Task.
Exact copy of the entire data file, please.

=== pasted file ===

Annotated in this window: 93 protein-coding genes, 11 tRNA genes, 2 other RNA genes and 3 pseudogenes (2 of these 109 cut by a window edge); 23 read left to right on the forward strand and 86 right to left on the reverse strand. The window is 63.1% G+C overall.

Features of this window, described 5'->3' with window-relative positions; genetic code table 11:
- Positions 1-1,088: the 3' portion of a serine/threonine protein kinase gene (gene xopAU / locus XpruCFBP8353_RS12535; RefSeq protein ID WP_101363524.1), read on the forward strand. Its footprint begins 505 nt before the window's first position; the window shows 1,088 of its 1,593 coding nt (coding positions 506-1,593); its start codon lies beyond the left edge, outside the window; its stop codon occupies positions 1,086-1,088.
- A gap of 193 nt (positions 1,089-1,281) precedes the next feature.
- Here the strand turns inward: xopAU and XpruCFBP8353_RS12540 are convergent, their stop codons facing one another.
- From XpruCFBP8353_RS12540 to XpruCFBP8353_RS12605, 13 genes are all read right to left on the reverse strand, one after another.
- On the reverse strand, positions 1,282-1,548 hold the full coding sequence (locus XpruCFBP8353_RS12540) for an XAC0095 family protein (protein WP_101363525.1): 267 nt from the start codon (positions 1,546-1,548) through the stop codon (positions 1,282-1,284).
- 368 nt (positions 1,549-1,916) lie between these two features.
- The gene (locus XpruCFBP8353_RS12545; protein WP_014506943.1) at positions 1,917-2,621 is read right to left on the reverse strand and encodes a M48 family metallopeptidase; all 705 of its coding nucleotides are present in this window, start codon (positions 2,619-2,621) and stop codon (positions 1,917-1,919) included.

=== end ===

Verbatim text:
Annotated in this window: 93 protein-coding genes, 11 tRNA genes, 2 other RNA genes and 3 pseudogenes (2 of these 109 cut by a window edge); 23 read left to right on the forward strand and 86 right to left on the reverse strand. The window is 63.1% G+C overall.

Features of this window, described 5'->3' with window-relative positions; genetic code table 11:
- Positions 1-1,088: the 3' portion of a serine/threonine protein kinase gene (gene xopAU / locus XpruCFBP8353_RS12535; RefSeq protein ID WP_101363524.1), read on the forward strand. Its footprint begins 505 nt before the window's first position; the window shows 1,088 of its 1,593 coding nt (coding positions 506-1,593); its start codon lies beyond the left edge, outside the window; its stop codon occupies positions 1,086-1,088.
- A gap of 193 nt (positions 1,089-1,281) precedes the next feature.
- Here the strand turns inward: xopAU and XpruCFBP8353_RS12540 are convergent, their stop codons facing one another.
- From XpruCFBP8353_RS12540 to XpruCFBP8353_RS12605, 13 genes are all read right to left on the reverse strand, one after another.
- On the reverse strand, positions 1,282-1,548 hold the full coding sequence (locus XpruCFBP8353_RS12540) for an XAC0095 family protein (protein WP_101363525.1): 267 nt from the start codon (positions 1,546-1,548) through the stop codon (positions 1,282-1,284).
- 368 nt (positions 1,549-1,916) lie between these two features.
- The gene (locus XpruCFBP8353_RS12545; protein WP_014506943.1) at positions 1,917-2,621 is read right to left on the reverse strand and encodes a M48 family metallopeptidase; all 705 of its coding nucleotides are present in this window, start codon (positions 2,619-2,621) and stop codon (positions 1,917-1,919) included.